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|Federal Highway Administration > Publications > Public Roads > Vol. 66 · No. 5 > A Natural Choice|
A Natural Choice
by Lloyd Middleton and Mitch King
Using compost for environmentally sound roadside slopes is one time when waste pays off.
Controlling erosion and reestablishing vegetation are key components in most road and highway construction or rehabilitation projects. Roadside embankments, shoulders, medians, and other nonpaved surfaces can be vulnerable to the elements, leading to excessive runoff, rutting, and damaged aesthetics. Conventional methods to prevent these conditions include hydroseeding and root reinforcement systems. In recent years, an alternative erosion control mechanism—compost—has been gaining in popularity.
Several State departments of transportation have begun to experiment with compost mixtures for roadside revegetation. Recently, the Federal Highway Administration's Eastern Federal Lands Highway Division (EFLHD) had an opportunity to test the composting method. A small landslide along the Blue Ridge Parkway near Asheville, NC, took out a section of the roadside cut area, and EFLHD was charged with repairing the section and ensuring the affected area's environmental sustainability. The project was unprecedented in that not only was it the first time EFLHD had used compost in this capacity, but also never before, to EFLHD's knowledge, had compost been applied to roadside terrain this steep.
The results indicate that compost shows so much potential that it should be seriously considered as a best management practice. Not only is compost as good as or better than conventional erosion control methods, but also it benefits the environment by reducing the biodegradable wastes that go to landfills.Enhancing the Ecosystem
Composted mixtures of peat moss, bark, processed wood chips, lawn grass chippings, manure, and other materials interact to produce a healthy growing ecosystem. Research and field trials show that compost works effectively in stabilizing steep slopes and preventing erosion. Composted organic material stimulates the chemical, physical, and biological characteristics of soil. It improves root growth, adds reinforcement to the slope, and enhances the germination of grass or other vegetation.
Thanks to its absorbency, compost helps control runoff. This benefit is important on steep slopes where the soil is too poor and nonabsorbent for vegetation to become established. Compost can absorb as much as the first 12.7 millimeters (0.5 inches) of a rainfall.
Although hydroseeding helps control runoff as well, in some settings it may not be as resistant to erosion as the compost method. Hydroseeding is a grass-planting process that consists of spraying a mixture of hay, straw, fiber mulch, water, fertilizer, agricultural lime, grass seed, and tackifier (basically a glue).
Laying silt fences or straw bales are other conventional erosion control methods, which often are used in conjunction with hydroseeding. A silt fence is basically a temporary barrier deployed along the lower perimeter of a slope, made of woven wire and fabric filter cloth that is used to catch sediment-laden runoff.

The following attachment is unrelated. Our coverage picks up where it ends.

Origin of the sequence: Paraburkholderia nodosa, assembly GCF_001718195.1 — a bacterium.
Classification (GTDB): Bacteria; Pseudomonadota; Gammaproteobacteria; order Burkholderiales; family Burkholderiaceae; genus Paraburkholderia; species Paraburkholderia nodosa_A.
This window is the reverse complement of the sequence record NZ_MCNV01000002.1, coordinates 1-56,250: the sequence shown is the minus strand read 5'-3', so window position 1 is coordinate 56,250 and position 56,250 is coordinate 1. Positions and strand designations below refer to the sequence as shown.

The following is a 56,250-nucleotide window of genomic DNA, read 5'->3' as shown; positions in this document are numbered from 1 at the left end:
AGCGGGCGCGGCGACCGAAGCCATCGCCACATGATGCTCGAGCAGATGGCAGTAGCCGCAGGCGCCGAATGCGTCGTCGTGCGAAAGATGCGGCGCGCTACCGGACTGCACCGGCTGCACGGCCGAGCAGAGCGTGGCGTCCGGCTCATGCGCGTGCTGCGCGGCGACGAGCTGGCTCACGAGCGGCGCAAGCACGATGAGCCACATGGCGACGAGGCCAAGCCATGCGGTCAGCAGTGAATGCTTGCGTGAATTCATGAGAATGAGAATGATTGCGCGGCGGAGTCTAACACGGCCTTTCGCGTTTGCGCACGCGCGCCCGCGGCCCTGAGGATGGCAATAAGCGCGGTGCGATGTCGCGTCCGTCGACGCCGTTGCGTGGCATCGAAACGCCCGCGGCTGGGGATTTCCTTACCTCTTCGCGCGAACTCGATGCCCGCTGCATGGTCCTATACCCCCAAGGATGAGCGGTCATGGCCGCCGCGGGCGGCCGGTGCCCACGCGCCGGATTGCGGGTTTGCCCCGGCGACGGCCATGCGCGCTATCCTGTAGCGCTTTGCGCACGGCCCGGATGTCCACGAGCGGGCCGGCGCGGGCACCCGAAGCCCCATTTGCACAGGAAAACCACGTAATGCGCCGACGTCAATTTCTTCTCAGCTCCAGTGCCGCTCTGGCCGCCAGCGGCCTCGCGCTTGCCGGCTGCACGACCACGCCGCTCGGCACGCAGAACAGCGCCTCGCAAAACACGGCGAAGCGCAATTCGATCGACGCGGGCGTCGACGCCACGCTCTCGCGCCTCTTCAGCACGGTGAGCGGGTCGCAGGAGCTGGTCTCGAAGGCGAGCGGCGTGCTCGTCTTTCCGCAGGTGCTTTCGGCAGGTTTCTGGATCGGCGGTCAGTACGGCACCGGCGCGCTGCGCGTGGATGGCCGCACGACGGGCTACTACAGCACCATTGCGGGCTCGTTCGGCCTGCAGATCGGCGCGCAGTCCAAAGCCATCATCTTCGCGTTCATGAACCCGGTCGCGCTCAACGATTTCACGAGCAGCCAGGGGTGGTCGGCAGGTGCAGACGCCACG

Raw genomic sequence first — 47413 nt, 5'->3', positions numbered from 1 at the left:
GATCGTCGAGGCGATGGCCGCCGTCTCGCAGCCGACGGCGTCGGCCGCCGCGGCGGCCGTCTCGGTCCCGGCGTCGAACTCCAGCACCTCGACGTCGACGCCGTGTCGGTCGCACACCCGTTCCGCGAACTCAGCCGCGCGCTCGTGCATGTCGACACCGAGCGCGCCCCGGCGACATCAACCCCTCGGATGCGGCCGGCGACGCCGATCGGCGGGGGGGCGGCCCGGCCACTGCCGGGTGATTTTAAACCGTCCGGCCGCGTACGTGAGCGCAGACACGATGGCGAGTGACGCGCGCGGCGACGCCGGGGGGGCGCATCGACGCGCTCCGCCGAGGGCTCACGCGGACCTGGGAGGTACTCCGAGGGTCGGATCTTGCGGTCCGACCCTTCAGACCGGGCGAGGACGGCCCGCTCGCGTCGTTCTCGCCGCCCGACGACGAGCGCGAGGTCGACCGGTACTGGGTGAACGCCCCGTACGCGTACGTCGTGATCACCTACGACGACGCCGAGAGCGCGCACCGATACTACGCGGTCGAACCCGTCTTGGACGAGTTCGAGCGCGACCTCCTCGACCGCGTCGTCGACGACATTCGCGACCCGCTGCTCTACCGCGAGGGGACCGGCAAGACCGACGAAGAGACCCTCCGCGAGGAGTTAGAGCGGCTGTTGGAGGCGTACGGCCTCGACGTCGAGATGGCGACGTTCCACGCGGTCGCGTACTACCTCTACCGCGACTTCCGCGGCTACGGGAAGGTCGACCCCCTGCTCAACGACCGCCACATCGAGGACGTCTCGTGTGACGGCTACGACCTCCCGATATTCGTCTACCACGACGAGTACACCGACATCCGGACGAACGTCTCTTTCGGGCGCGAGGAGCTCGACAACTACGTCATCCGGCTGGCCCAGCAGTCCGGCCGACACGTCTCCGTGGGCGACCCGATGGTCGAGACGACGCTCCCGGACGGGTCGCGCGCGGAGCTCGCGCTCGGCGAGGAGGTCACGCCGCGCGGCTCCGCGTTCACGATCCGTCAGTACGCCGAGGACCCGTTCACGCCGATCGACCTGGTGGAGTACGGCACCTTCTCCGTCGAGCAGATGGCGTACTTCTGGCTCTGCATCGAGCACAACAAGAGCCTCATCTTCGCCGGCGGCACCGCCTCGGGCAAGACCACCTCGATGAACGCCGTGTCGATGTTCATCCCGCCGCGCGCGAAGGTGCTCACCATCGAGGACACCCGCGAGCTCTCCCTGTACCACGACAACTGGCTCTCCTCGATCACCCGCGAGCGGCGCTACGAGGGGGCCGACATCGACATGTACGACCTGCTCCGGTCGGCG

Compost berms are as good as or superior to silt fences or straw bales in filtering soil particles from storm water and can allow more water to pass through, according to composting advocates. The compost mixture also stimulates the seeds to germinate more quickly and grow deep roots.
EFLHD is responsible for engineering safe and environmentally sensitive roadways and bridges on Federal lands from the States bordering both sides of the Mississippi River on east to the Atlantic Coast, plus the territories of Puerto Rico and Virgin Islands. The chief agency that owns and operates the Blue Ridge Parkway, where the composting project took place, is the National Park Service.
The project site is about 13 kilometers (8 miles) south of Asheville, NC, and about 145 kilometers (90 miles) from the EFLHD field office in Sevierville, TN. In late May 2002, a roadside cut area on the Blue Ridge Parkway gave way, producing a large slide of rock and soil onto the roadway, which prompted closing of the parkway. EFLHD's goal was to reopen the scenic road by the Fourth of July weekend, in time for the big tourist rush.
EFLHD was operating under a number of other constraints in addition to the tight timeframe. The slide area is steep: parts of the slope are a 45-degree angle, and some parts are even more dramatic. In fact, the steepness of the slope is one reason why EFLHD chose to apply a new technique for this project. Conventional equipment would have been unworkable in that venue.
In addition to the steepness of the area and the need to repair the road and slope under an extremely tight deadline because of the coming tourists, another problem was that late May-early June is not the optimal season for establishing vegetation; September or April is better suited for that.